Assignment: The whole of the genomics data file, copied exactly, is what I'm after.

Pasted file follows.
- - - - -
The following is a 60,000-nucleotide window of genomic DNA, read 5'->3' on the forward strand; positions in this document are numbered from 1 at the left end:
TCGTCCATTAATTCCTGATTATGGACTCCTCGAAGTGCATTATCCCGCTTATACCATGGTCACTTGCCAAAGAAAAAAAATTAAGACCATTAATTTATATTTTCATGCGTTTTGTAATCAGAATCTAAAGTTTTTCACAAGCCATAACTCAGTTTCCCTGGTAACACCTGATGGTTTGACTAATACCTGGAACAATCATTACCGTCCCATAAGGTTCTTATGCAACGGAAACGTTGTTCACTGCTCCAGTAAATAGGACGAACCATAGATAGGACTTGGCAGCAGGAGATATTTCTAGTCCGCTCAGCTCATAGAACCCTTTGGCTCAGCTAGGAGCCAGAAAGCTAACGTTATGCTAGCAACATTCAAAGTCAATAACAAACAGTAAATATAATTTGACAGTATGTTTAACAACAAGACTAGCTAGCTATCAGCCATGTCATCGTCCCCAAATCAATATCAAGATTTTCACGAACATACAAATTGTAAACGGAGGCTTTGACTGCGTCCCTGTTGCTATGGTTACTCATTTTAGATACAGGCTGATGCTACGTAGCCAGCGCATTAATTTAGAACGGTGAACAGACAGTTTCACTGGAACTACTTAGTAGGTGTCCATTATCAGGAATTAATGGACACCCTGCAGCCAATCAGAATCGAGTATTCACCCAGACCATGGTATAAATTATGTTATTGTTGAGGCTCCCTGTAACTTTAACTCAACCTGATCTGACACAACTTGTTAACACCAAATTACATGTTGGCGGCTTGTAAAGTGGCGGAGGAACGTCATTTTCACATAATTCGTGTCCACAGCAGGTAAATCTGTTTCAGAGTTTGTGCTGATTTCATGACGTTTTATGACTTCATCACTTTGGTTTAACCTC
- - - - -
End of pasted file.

The following is a 60,000-nucleotide window of genomic DNA, read 5'->3' on the forward strand; positions in this document are numbered from 1 at the left end:
TCGTCCATTAATTCCTGATTATGGACTCCTCGAAGTGCATTATCCCGCTTATACCATGGTCACTTGCCAAAGAAAAAAAATTAAGACCATTAATTTATATTTTCATGCGTTTTGTAATCAGAATCTAAAGTTTTTCACAAGCCATAACTCAGTTTCCCTGGTAACACCTGATGGTTTGACTAATACCTGGAACAATCATTACCGTCCCATAAGGTTCTTATGCAACGGAAACGTTGTTCACTGCTCCAGTAAATAGGACGAACCATAGATAGGACTTGGCAGCAGGAGATATTTCTAGTCCGCTCAGCTCATAGAACCCTTTGGCTCAGCTAGGAGCCAGAAAGCTAACGTTATGCTAGCAACATTCAAAGTCAATAACAAACAGTAAATATAATTTGACAGTATGTTTAACAACAAGACTAGCTAGCTATCAGCCATGTCATCGTCCCCAAATCAATATCAAGATTTTCACGAACATACAAATTGTAAACGGAGGCTTTGACTGCGTCCCTGTTGCTATGGTTACTCATTTTAGATACAGGCTGATGCTACGTAGCCAGCGCATTAATTTAGAACGGTGAACAGACAGTTTCACTGGAACTACTTAGTAGGTGTCCATTATCAGGAATTAATGGACACCCTGCAGCCAATCAGAATCGAGTATTCACCCAGACCATGGTATAAATTATGTTATTGTTGAGGCTCCCTGTAACTTTAACTCAACCTGATCTGACACAACTTGTTAACACCAAATTACATGTTGGCGGCTTGTAAAGTGGCGGAGGAACGTCATTTTCACATAATTCGTGTCCACAGCAGGTAAATCTGTTTCAGAGTTTGTGCTGATTTCATGACGTTTTATGACTTCATCACTTTGGTTTAACCTC